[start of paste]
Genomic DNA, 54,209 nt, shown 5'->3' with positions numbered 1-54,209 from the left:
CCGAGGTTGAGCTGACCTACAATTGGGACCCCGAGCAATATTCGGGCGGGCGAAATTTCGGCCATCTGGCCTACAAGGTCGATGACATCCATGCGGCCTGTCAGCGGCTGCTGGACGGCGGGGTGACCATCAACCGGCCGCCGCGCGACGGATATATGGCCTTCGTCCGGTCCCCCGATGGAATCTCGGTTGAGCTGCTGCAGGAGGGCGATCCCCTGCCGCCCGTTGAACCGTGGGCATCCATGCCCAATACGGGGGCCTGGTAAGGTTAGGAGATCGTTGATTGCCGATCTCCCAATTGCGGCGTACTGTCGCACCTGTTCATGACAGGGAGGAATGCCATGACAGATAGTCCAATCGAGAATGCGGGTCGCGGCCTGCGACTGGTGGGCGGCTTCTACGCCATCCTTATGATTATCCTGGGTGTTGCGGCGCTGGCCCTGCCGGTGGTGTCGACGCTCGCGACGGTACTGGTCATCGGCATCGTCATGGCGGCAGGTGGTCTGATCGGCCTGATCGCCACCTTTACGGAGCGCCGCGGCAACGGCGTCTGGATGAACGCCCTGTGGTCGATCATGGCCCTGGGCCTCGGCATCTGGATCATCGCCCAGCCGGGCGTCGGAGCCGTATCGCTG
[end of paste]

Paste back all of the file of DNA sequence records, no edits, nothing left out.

Genomic DNA, 54,209 nt, shown 5'->3' with positions numbered 1-54,209 from the left:
CCGAGGTTGAGCTGACCTACAATTGGGACCCCGAGCAATATTCGGGCGGGCGAAATTTCGGCCATCTGGCCTACAAGGTCGATGACATCCATGCGGCCTGTCAGCGGCTGCTGGACGGCGGGGTGACCATCAACCGGCCGCCGCGCGACGGATATATGGCCTTCGTCCGGTCCCCCGATGGAATCTCGGTTGAGCTGCTGCAGGAGGGCGATCCCCTGCCGCCCGTTGAACCGTGGGCATCCATGCCCAATACGGGGGCCTGGTAAGGTTAGGAGATCGTTGATTGCCGATCTCCCAATTGCGGCGTACTGTCGCACCTGTTCATGACAGGGAGGAATGCCATGACAGATAGTCCAATCGAGAATGCGGGTCGCGGCCTGCGACTGGTGGGCGGCTTCTACGCCATCCTTATGATTATCCTGGGTGTTGCGGCGCTGGCCCTGCCGGTGGTGTCGACGCTCGCGACGGTACTGGTCATCGGCATCGTCATGGCGGCAGGTGGTCTGATCGGCCTGATCGCCACCTTTACGGAGCGCCGCGGCAACGGCGTCTGGATGAACGCCCTGTGGTCGATCATGGCCCTGGGCCTCGGCATCTGGATCATCGCCCAGCCGGGCGTCGGAGCCGTATCGCTG